Seeing your GP
Parents and Caregivers
If you’re worried about your child and their emotional well-being or behaviour, talking to your GP is a good place to start. You might also consider talking to other relevant people such as your health visitor, the school nurse or a teacher. Your GP is the person that can refer your child for specialist mental health services if needed. They can also discuss your worries, and help you find reliable information and local support.
Each topic listed on this website has information to help you decide what you can do to support your child and whether you should seek professional help.
If you decide to see your GP, it can be a good idea to arrange a phone call or a visit to the GP without your child first, to explain your concerns first. Writing down what you or others have noticed or are worried about can be helpful too. Consider whether your child might prefer to talk to the GP alone for all or part of the appointment if they are old enough>
(See guidance on confidentiality below)
If you are a child or young person, you can talk to your GP confidentially. Follow this link for some advice on talking to your GP about your mental health or any problems you are having.
From the age of 16 years, young people are entitled to full confidentiality from their GP who therefore cannot share information with anyone, even their parents, without their consent. Younger children who disclose information with the expectation that it will be confidential are also entitled to that confidentiality (See exceptions below). Of course, GPs will generally encourage teens and young adults to talk to their families about the problems they are experiencing, and most children are happy to involve their parents. For young adults e.g. at college or university, this consent has to be noted in their GP records. Without that consent, parents may still call their GP to share their concerns even if the GP cannot give information about them.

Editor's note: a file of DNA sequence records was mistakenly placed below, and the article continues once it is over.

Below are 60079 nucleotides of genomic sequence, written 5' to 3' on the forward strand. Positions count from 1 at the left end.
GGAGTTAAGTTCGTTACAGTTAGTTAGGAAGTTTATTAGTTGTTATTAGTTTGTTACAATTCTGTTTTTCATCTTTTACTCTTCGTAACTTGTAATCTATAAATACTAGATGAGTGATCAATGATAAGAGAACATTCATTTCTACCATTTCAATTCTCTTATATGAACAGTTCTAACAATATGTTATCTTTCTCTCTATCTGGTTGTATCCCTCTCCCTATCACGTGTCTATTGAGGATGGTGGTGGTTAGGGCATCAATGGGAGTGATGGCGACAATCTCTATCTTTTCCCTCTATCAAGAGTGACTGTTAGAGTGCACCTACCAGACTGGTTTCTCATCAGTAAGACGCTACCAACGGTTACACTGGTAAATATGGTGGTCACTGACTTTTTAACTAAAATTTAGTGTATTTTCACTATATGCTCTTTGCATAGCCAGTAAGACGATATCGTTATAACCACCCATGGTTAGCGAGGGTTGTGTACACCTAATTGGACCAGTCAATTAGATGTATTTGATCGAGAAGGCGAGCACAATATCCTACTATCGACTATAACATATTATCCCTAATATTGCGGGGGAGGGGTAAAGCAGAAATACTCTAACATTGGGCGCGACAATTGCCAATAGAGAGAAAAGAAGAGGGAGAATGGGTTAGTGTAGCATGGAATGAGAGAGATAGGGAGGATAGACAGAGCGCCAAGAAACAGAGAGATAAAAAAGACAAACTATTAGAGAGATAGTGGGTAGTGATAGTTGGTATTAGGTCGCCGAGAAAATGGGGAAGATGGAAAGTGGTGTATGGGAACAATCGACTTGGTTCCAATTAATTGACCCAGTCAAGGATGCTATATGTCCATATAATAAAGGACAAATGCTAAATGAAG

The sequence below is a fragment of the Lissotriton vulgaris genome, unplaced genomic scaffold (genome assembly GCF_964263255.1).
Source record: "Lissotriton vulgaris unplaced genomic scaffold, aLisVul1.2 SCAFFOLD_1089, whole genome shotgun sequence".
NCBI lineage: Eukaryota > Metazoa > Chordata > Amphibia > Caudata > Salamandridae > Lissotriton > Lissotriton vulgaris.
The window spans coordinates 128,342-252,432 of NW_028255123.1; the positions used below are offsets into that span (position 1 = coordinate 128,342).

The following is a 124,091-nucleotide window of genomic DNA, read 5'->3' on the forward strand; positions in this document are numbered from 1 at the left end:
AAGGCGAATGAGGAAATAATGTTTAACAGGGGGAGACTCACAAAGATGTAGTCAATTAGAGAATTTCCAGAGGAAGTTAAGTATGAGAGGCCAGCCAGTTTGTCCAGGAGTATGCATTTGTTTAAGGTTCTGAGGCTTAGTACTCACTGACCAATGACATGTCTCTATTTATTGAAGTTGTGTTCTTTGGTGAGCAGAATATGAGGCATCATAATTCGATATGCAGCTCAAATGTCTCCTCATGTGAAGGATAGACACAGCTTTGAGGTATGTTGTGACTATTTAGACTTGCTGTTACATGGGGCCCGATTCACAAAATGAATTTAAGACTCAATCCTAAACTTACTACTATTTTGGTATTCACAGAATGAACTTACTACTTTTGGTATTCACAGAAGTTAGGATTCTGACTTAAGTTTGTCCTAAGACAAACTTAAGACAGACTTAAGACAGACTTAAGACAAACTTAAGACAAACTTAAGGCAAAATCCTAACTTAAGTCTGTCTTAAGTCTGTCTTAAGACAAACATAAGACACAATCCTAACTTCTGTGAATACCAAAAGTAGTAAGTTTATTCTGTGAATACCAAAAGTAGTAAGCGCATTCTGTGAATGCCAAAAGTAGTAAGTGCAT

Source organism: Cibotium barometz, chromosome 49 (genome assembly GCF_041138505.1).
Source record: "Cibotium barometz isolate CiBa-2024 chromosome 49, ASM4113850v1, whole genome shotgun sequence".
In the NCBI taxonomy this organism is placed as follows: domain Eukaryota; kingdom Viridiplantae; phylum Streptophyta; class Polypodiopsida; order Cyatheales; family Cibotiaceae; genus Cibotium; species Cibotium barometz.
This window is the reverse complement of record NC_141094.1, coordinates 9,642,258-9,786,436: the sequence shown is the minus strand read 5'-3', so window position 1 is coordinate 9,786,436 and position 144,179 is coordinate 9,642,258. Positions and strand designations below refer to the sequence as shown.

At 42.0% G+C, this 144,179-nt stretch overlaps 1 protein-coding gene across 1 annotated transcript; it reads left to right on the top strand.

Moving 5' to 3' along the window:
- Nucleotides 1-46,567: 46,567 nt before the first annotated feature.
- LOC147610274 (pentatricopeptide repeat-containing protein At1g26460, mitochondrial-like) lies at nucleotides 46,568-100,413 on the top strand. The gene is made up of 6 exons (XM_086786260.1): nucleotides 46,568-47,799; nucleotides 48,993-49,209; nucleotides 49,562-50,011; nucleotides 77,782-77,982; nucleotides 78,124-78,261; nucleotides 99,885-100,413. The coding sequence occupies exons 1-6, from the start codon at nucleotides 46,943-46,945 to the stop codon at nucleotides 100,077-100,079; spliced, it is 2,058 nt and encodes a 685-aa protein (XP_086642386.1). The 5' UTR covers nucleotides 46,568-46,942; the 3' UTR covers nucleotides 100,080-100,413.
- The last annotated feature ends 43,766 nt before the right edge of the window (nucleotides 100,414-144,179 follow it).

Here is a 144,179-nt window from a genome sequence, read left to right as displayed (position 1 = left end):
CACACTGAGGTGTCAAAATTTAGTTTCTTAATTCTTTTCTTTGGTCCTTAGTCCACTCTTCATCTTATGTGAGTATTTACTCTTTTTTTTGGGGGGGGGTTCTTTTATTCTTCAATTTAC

A GP may disclose confidential information in exceptional circumstances e.g. if they judge that disclosure is in the best interests of the child (who may not have the maturity to make a decision about disclosure) or where disclosure is required by law or is in the public interest.